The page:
Class C defines a function f. Class D overrides it, but has a different generic constraint. Calling f from an instance of C using type(of:) type-checks as though C.f will be called, but at runtime D.f is called.
Because D.f tries to access a member of E, the program reads random memory, leading to undefined behavior.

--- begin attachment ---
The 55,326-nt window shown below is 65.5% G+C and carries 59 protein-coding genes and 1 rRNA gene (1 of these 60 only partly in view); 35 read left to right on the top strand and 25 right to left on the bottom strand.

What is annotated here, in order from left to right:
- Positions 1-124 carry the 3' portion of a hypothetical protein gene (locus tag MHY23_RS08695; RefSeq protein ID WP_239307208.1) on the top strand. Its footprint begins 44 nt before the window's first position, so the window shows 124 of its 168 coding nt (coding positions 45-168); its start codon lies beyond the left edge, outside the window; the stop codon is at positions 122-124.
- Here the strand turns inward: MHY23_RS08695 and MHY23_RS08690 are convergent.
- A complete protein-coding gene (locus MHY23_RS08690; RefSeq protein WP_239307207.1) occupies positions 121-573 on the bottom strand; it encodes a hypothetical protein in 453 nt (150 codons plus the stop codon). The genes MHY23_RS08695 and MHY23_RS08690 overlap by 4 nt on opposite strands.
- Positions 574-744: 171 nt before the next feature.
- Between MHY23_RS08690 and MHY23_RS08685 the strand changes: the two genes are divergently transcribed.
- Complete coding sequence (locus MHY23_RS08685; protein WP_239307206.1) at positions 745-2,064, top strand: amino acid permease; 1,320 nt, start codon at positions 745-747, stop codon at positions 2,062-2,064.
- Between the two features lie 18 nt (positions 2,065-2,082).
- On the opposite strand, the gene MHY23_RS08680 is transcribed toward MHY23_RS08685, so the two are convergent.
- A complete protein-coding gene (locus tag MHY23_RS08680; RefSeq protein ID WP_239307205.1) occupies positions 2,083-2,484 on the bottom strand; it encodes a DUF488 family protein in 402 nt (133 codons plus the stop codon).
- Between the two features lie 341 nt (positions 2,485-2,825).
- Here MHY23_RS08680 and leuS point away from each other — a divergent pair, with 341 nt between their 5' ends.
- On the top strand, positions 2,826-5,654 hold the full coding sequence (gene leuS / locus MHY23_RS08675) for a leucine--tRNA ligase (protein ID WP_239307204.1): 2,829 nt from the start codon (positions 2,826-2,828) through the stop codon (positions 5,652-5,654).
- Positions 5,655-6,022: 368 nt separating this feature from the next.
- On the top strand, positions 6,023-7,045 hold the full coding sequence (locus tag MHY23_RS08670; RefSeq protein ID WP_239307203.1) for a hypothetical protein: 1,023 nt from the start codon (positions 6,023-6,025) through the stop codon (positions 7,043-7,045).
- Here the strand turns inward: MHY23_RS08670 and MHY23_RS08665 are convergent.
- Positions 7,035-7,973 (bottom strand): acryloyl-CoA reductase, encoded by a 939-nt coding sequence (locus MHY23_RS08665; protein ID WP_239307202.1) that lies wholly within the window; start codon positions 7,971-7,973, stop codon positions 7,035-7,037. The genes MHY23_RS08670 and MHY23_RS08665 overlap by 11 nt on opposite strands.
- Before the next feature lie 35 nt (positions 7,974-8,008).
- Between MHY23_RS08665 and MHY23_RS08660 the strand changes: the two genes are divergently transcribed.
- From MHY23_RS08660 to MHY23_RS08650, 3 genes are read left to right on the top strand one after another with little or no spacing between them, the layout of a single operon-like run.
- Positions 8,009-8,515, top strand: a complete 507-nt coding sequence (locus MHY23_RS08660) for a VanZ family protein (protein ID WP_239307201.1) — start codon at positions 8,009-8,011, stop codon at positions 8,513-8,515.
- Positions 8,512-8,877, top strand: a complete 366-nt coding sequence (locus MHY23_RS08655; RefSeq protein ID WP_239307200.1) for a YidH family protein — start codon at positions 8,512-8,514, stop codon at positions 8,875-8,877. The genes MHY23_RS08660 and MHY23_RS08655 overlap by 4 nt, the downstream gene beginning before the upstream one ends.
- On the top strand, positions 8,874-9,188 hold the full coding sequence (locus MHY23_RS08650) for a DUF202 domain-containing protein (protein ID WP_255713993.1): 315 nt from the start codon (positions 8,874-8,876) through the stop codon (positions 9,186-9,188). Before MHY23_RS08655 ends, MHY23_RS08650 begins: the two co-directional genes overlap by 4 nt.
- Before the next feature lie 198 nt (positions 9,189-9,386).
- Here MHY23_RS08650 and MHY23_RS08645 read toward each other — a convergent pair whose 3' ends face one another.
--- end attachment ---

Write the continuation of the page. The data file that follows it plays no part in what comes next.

As an aside, the ability to tighten type constraints on overrides is actually very useful in the context of the code I was working on when I discovered this. I'd like to be able to write things like var functionToRunWhenSomethingChanges: (Self, Context) -> (), which creates similar issues to this when used in the context of classes. So my solution was to make var functionToRunWhenSomethingChanges: (Any, Context) -> (), and have a setFunctionToRunWhenSomethingChanges<T>(on subject: T, _ function: (T, Context) -> ()), which ensures that things are still type safe. So It's useful to be able to add generic constraints that require that a particular class func only works for subclasses of the type that it's implemented for. Hopefully when/if this is fixed it's still possible to do that.